What Would a Data Breach Cost You?

Breaches are in the news everyday and they are happening to companies large and small; knowing the costs your company could incur from a breach is an important step in deciding how much to invest in your cyber security budget.

With almost daily public data breach disclosures, you’d think more organizations would take cyber security more seriously and the number of breaches would be decreasing. Unfortunately, we continue to see a high number of breaches and the amount is only growing.

When an organization experiences a breach, it is a serious event with many obstacles to overcome. The organization must:

  • Identify the breach
  • Contain the breach
  • Recover technically from the breach
  • Deal with public disclosures to any customers possibly affected by the breach
  • Restore trust in its clients and partners
  • Make improvements to existing infrastructure to mitigate the risk of future breaches

These efforts all incur costs. So, just how much does the average breach cost an organization?

Average Breach Costs

An IBM study recently found that the average total cost of a breach in 2018 was $3.86 million—a 6.4 percent increase from 2017. IBM also reported that the average breach cost per lost or stolen record was $148 and the likelihood of a recurring material breach in the next two years was 27.9 percent. In the same study, IBM also discovered that organizations saved an average of $14 per record when having an incident response team.

Although the threat of a data breach has increased over the years, as well as the cost of damages, most organizations are not taking the necessary steps to mitigate such risks. According to a survey by Varonis, 88 percent of organizations with 1 million folders have 100,000 folders accessible by every employee within that organization, 57 percent of organizations have over 1,000 folders with inconsistent permissions, 30 percent of companies have over 1,000 sensitive folders open to everyone, and only 3 percent of a company’s folders are protected. In a study from Verizon regarding 2018 data breaches, 58 percent of data breach victims were small businesses.

Chart from the Ponemon Institute’s 2018 Cost of a Data Breach Study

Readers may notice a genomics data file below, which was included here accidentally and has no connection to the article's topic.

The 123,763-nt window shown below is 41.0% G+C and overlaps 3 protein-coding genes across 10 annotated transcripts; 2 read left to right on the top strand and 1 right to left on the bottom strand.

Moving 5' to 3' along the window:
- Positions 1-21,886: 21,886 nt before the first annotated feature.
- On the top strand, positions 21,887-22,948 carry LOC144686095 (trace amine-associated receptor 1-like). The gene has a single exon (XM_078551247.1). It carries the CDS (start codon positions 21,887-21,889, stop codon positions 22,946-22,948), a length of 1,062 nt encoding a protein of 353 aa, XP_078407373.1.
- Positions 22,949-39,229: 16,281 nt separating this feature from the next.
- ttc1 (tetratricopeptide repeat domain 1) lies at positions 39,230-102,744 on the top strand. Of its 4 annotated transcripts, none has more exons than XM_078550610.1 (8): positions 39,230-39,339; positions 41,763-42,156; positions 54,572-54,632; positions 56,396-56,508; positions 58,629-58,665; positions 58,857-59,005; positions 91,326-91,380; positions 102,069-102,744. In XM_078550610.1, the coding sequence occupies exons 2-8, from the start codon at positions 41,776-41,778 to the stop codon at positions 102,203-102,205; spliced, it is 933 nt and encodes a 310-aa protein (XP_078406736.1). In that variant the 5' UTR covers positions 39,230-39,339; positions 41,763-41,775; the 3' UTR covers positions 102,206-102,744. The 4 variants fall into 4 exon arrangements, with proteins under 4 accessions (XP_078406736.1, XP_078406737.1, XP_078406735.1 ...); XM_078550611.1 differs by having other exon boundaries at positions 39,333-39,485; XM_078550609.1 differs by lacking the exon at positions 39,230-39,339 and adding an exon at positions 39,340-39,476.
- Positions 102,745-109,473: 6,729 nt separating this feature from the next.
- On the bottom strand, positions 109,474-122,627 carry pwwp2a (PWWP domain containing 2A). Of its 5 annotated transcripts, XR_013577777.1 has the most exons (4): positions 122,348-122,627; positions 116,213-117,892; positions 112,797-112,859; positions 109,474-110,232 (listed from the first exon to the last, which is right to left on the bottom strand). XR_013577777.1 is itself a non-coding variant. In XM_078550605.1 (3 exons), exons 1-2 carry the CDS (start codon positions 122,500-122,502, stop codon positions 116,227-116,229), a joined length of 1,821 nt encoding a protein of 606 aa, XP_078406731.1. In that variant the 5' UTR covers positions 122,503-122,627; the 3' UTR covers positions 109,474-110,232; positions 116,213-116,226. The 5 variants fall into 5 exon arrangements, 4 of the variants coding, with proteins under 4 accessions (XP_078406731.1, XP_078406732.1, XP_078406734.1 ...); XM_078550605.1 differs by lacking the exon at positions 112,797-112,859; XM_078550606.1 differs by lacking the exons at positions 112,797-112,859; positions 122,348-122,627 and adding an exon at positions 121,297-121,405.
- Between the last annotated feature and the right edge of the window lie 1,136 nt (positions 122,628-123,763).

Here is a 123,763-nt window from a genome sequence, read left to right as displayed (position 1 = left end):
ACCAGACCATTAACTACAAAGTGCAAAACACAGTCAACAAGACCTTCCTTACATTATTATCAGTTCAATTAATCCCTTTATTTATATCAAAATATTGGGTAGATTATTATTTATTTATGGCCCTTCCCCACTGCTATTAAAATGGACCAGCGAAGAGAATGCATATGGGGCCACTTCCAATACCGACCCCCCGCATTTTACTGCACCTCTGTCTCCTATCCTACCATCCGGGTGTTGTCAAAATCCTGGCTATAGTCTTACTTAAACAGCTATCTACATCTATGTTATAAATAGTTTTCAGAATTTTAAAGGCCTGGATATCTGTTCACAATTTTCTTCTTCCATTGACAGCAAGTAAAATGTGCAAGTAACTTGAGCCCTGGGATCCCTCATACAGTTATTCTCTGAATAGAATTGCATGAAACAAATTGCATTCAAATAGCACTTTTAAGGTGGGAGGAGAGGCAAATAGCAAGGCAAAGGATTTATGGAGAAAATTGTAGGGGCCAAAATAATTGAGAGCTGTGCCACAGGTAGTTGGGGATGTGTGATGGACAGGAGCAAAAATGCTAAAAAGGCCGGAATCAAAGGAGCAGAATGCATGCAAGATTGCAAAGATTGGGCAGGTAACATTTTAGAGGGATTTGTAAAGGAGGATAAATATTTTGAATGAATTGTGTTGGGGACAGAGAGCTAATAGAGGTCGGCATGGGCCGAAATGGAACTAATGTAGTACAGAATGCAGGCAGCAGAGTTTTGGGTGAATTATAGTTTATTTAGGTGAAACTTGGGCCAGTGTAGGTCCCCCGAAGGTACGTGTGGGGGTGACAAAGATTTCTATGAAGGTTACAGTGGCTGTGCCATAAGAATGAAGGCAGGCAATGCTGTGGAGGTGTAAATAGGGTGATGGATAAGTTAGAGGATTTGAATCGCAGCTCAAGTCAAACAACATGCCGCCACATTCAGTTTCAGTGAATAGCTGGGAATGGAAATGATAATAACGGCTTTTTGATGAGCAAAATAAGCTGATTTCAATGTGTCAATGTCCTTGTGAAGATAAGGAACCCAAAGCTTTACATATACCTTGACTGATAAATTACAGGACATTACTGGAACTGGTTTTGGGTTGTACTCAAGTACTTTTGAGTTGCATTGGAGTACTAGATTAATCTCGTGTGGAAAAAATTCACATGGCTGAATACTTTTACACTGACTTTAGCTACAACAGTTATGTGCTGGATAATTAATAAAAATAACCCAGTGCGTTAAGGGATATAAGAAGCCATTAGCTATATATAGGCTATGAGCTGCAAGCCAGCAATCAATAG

The components of the $3.86 million cost per data breach are as follows, according to the Ponemon Institute’s 2018 Cost of a Data Breach study:

  • Lost business cost $1.45 million – abnormal turnover of customers, increased customer acquisition cost, reputation losses, diminished goodwill
  • Detection and escalation $1.23 million – forensics, root cause determination, organizing incident response team, assessment and audit services
  • Post-breach response $1.02 million – help desk, inbound communications, special investigations, remediation, legal expenditures, product discounts, identity protection service, regulatory interventions
  • Notification $0.16 million – disclosure of data breach to victims and regulators

Breach Costs Could Put SMBs Out Of Business

SMBs are easier targets for hackers. They typically are less secure than larger organizations due to smaller IT budgets, fewer administrators with security experience, and staff that is less likely to have recurring security training. This makes SMBs ideal victims for malware campaigns.

Such campaigns usually start with a phishing email that an employee opens; how far attacks spread depend on the security posture of the organization. Larger organizations who have security administrators constantly monitoring the network may be able to contain a threat before it becomes a serious issue, but smaller organizations often take a big hit since they have limited capability to detect and contain an attack. Thus, one cyberattack can put a small business out of business if the damages to systems and reputation are significant enough.

The Solution


Chart from the Ponemon Institute’s 2018 Cost of a Data Breach Study

As the data shows, breaches have a significant impact on an organization’s bottom line. So how can SMBs effectively mitigate this threat while still maintaining a manageable IT budget?

Blackpoint Cyber offers its 24/7 Managed Detection and Response service to address the typical shortcomings of SIEM technology and to stop breaches in their earliest stages. As you can see in the chart above, the faster a company was able to identify and contain a breach, the lower the total cost of the breach – out of all the reasons to employ Blackpoint Cyber’s MDR service, this may be the most logical one.

To ensure organizations of all sizes, including SMBs, can experience the rapid detection and response of Blackpoint’s MDR, we offer this service at a very reasonable cost and we partner with MSPs around the globe so that you can get all your IT needs taken care of at once – cyber security included.

To learn more about the SNAP-Defense platform and Blackpoint’s 24/7 managed detection and response (MDR) service or to find a local managed service provider who partners with Blackpoint, click here.

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